“A lot of them don’t really try to learn English because they know most people in the neighborhood will understand them in their first language,” she said. “It’s also a challenge for their parents to learn English, because there’s so many places available to them, like doctors who speak Spanish and corner stores which sell Spanish products, where everything is written in Spanish.”
“We start off with many children who have severe deficits which are very difficult to overcome instructionally,” said Lomax-Garrett. “Public school teachers have triple duty every day – they have to fill in the void in children’s learning, often times they have to take the place of a nurturing parent and then they have to teach the child on grade level, to prepare him or her for the next grade level. It’s a very difficult job.”
Recently released standardized test results have inspired Lomax-Garrett to try an unconventional approach to spur her students academically forward.
Each year, public school students in Pennsylvania must take the Pennsylvania System of School Assessment, or PSSA, exam which measures students in reading, mathematics, science and writing. The Pennsylvania Department of Education states all students must be 100 percent proficient in reading and math by 2014 in accordance with the No Child Left Behind Act.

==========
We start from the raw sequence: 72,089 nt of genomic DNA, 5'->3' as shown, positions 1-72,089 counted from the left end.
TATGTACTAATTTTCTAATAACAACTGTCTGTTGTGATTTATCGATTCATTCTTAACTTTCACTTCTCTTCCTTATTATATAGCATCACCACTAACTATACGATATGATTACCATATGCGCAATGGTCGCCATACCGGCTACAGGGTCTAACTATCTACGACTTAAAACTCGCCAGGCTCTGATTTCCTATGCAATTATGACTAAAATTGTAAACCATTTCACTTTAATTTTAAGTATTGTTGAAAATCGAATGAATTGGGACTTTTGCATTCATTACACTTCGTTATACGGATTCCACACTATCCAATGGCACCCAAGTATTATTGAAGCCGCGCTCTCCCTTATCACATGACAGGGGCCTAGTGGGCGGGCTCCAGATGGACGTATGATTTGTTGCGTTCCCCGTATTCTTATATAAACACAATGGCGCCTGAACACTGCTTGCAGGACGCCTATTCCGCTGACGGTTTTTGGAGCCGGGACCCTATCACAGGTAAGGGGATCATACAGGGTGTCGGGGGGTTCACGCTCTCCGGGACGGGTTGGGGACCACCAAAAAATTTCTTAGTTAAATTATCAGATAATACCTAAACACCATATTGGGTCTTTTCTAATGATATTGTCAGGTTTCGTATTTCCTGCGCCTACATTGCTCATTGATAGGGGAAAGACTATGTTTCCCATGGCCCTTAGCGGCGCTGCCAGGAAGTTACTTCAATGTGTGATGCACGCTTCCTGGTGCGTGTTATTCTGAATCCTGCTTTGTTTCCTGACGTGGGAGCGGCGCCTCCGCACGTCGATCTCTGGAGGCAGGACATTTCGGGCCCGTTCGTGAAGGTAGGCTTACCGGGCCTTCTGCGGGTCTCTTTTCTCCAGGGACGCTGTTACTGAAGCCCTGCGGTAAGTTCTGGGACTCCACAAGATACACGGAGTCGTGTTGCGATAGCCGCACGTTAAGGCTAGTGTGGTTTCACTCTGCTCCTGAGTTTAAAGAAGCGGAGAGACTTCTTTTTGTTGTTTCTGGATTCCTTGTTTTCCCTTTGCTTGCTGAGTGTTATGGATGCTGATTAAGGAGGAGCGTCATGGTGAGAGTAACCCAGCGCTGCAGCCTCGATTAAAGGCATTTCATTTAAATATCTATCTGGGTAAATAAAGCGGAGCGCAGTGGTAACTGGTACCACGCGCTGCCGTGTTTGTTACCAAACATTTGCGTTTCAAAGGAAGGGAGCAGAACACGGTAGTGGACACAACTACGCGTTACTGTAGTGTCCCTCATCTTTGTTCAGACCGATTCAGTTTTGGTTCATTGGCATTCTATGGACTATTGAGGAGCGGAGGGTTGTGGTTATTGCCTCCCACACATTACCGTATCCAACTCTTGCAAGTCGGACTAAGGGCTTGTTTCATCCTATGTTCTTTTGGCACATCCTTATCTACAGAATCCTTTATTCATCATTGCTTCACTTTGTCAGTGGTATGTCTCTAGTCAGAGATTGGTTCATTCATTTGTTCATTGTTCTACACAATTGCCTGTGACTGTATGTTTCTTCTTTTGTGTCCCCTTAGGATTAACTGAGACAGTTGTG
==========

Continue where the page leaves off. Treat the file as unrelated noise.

In 2012, PSSA results revealed only 17.1 percent of Fairhill Elementary students were proficient in math, and a mere 16.7 percent were proficient in reading. These figures actually represent a more than 5 percent decline in math and reading proficiencies from the 2010-2011 school year.
Lomax-Garrett said she knew she would have to do something to inspire students’ reading outside of the classroom. To accomplish this, she developed Fairhill Elementary School’s Learn to Earn initiative.
“Part of the reason why scores are so low is probably because students don’t spend enough time reading independently,” she said. “The reading block they’re given in the morning is not enough time to become a competent reader. I figured if we gave children an incentive to read throughout the school day, just for the enjoyment of reading, this would increase their reading skills.”